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The average American spends about 30% of their work time on email, and only about 40% of their time on role specific tasks.
There are many reasons for this somewhat shocking statistic. Some might say that spending this much time on email is just the new way to work, and that it’s inevitable. I disagree. The biggest reason people spend so much time on email is because of context switching. Context switching is the enemy of effectiveness. I run a business which involves coordinating with many customers, potential customers, contractors and suppliers. I do this primarily by email and still spend about 3 – 5 hours a month on email. Or about 10 – 20min a day.
Context Switching, the Enemy of Effectiveness.
Context switching is the enemy of effective work. A study showed that each time a knowledge worker got distracted from a task it took them an average of about 10mins to refocus on the previous task. What better way to get distracted than have to read an email?
“Batching” is one way you can avoid this. Close your email client and then open it at regular intervals during the day. By doing this you are creating time for yourself to focus, as well as time to respond to emails on time. This method can be applied to other newer communications software like Microsoft Teams, Discord and Slack.
The other method is outlined below. Batching is a topic for another article entirely.
Avoid Context Switching when sorting through email
To avoid context switching when sorting through email, it’s important to realize that email was only created for one purpose: Conversation.
Unfortunately, for many people, over-and-above conversation it is now also a means to get news; process and manage tasks; store information and get bombarded with promotional offers and other junk.
All emails can be broadly categorized into one of the following categories:
Conversation or Communication
There are cases where there is overlap. However the principles I am about to outline remain the same even in these cases.
For email to be effective, we need to realize that there are certain tasks that email is simply not suited to perform. For example, task management. Imagine I told you I had designed a task management system. Tasks are aggregated in an inbox. You can sort by tasks that are most important or alphabetically. There is one caveat. Anyone can add tasks to this list and their tasks always appear at the top. Sound familiar? For many, maybe even you, this is how email is utilized. It’s used as a task manager. The biggest issue with using email as a task manager is that anyone can put their task at the top. It’s for this reason that email should cease to be your task manager. Email is a great tool for communicating tasks, and the nuances surrounding them – who should perform it, how and by when? It just shouldn’t be used to prioritize and plan them. Task managers, hell, even a piece of paper is better for this.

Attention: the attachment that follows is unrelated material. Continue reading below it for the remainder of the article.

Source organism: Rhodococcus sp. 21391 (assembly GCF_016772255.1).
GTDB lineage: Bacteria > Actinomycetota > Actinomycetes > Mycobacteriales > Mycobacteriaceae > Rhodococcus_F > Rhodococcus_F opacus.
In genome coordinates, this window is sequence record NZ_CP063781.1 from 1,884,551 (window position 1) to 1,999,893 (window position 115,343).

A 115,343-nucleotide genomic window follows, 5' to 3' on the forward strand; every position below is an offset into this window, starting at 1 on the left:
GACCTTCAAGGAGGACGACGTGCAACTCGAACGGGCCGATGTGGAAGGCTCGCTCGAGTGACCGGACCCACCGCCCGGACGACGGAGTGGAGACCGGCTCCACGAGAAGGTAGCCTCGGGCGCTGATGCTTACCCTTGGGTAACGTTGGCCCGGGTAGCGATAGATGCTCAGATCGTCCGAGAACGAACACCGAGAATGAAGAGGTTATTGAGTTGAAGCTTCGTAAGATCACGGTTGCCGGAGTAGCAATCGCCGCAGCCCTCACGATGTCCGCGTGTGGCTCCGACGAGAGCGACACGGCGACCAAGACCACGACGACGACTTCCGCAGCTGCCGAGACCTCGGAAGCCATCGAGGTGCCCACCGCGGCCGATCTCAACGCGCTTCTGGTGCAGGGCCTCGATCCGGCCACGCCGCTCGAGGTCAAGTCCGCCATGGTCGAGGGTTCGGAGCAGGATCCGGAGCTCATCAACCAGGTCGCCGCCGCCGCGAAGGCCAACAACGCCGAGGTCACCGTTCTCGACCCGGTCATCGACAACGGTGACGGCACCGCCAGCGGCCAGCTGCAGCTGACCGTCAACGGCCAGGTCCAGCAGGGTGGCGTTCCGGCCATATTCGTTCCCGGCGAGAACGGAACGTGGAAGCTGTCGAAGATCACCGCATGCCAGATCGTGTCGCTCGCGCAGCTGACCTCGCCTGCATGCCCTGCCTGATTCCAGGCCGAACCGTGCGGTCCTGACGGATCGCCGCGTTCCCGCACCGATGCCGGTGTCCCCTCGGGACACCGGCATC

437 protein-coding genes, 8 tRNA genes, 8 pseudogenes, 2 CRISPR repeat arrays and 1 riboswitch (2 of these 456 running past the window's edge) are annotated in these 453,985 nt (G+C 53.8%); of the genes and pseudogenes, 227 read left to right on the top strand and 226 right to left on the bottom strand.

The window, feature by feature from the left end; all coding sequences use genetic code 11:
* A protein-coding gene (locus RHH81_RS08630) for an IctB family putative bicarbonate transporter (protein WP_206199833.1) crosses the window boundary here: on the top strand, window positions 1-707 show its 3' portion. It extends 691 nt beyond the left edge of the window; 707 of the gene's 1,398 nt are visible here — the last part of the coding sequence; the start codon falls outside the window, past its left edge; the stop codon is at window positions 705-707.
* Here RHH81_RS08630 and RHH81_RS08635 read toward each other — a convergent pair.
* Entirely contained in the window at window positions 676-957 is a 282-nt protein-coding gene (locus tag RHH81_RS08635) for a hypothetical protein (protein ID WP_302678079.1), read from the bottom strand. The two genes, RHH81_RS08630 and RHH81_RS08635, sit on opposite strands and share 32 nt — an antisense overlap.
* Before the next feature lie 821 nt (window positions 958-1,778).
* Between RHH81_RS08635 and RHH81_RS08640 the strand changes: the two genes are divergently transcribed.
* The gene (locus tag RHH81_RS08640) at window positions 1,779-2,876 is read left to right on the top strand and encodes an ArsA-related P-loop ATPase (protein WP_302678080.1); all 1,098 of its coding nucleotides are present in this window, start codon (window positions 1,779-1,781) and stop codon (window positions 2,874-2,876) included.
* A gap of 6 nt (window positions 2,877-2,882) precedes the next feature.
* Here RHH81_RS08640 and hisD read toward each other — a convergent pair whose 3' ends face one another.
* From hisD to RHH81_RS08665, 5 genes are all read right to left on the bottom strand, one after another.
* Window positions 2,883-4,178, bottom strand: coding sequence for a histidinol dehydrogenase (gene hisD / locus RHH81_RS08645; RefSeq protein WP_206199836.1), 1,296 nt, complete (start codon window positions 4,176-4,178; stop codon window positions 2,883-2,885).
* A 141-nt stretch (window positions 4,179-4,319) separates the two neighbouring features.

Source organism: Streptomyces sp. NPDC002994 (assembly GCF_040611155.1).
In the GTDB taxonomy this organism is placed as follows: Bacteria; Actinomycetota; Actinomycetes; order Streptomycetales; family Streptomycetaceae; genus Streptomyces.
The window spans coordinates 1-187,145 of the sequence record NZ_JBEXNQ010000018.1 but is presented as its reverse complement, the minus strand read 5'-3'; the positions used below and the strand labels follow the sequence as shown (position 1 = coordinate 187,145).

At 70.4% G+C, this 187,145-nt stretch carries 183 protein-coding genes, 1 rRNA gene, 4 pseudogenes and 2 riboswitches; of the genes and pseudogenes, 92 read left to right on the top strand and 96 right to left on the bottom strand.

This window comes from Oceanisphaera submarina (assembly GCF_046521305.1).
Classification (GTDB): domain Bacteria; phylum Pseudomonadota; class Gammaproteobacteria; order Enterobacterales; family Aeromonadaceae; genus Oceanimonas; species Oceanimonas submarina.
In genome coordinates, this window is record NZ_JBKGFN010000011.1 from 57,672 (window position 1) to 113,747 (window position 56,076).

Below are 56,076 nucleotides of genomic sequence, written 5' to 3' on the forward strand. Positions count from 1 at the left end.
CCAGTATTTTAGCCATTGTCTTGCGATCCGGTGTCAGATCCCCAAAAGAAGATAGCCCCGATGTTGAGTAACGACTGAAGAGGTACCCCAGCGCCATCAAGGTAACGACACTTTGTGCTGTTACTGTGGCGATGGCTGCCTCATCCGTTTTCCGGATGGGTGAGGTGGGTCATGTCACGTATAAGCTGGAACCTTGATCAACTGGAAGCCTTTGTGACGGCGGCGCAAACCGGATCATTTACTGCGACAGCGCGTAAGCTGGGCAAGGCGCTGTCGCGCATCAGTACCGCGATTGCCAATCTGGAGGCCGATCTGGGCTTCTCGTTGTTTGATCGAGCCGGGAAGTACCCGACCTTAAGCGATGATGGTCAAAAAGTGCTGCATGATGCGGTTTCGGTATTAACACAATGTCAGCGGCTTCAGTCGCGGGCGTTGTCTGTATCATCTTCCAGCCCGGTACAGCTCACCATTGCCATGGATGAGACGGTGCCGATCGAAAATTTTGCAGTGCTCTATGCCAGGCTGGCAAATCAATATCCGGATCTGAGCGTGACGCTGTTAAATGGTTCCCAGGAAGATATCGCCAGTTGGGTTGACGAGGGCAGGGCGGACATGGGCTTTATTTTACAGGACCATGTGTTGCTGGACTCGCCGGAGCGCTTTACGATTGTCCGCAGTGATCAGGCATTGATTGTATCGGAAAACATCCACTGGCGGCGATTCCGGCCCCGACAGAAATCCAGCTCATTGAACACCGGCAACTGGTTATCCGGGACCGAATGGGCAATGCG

Your email sorting blue print
You sit down at your computer and you have 500 emails to go through. Maybe more. This is the process that I use every day to ensure that I reach inbox 0 everyday and never spend more than 30mins on email.
Open your email client. Start at the top.
If you can reply to them in less than 2mins, then do it. Otherwise, create a task called “Reply to emails” in your task manager and move on. Do this for all emails that could be classified “Conversations”. Conversational emails generally don’t have a task attached to them. But be careful, sometimes an email could be disguised as “comms” but really be a task. If it’s going to take you longer than 2mins to reply to the email, make note of it in your task manager and move to the next email.
Note: When it comes to replying to emails I prefer to create a task called “Reply to xyz [Subj: the email subject]”. I do this for each email that needs to be replied to.
News, Reports and Blogs, these are all examples of reading that might plonk itself in your inbox. Any sort of long form reading should really not be done in your email software. There are great pieces of software like Instapaper and Feedly that allow you to send articles to a list so you can sit down and read them all in one go.
Reading includes anything where a response is not required (it can, but then be sure to create a task to reply) and is going to take more than 2mins to read. Use software such as Feedly, Pocket and Instapaper to send all your Articles, Memos, Blogs and News to. Now create a task in your task manager called “Reading for [today’s date]”. You shouldn’t need more than one task. All your reading should be batched together in a read later app like Instapaper, Pocket or Feedly.
Reference Material, unlike long-form reading, can take many forms. For example, login details for a shared piece of software; a sales report or an “FYI”.
Save this on your computer, neatly filed in a folder pertaining to the project or area that it belongs to. For more reading on storing information based on it’s use and relevance see this article on P.A.R.A.
Unwanted newsletters, spam email and irrelevant cold sales pitches.
Unsubscribe and delete. Use software such as Unroll.me to unsubscribe on mass. Just be sure to read their terms and conditions as they do collect anonymous data about what type of emails you are getting to help companies send better email marketing.
Often emails that are conversational in nature will also be a task. Or have tasks embedded in them in the form of requests or suggestions. Be sure to write these down in your task manager.
Here are the task managers that I recommend:
Email Batching Pro Tip
Copy a direct link to emails and paste them into the respective task in your task manager. I use Thunderbird so I can use an extension called cbthunderlink to achieve this. At the time of writing this also works natively in outlook online, but not Gmail.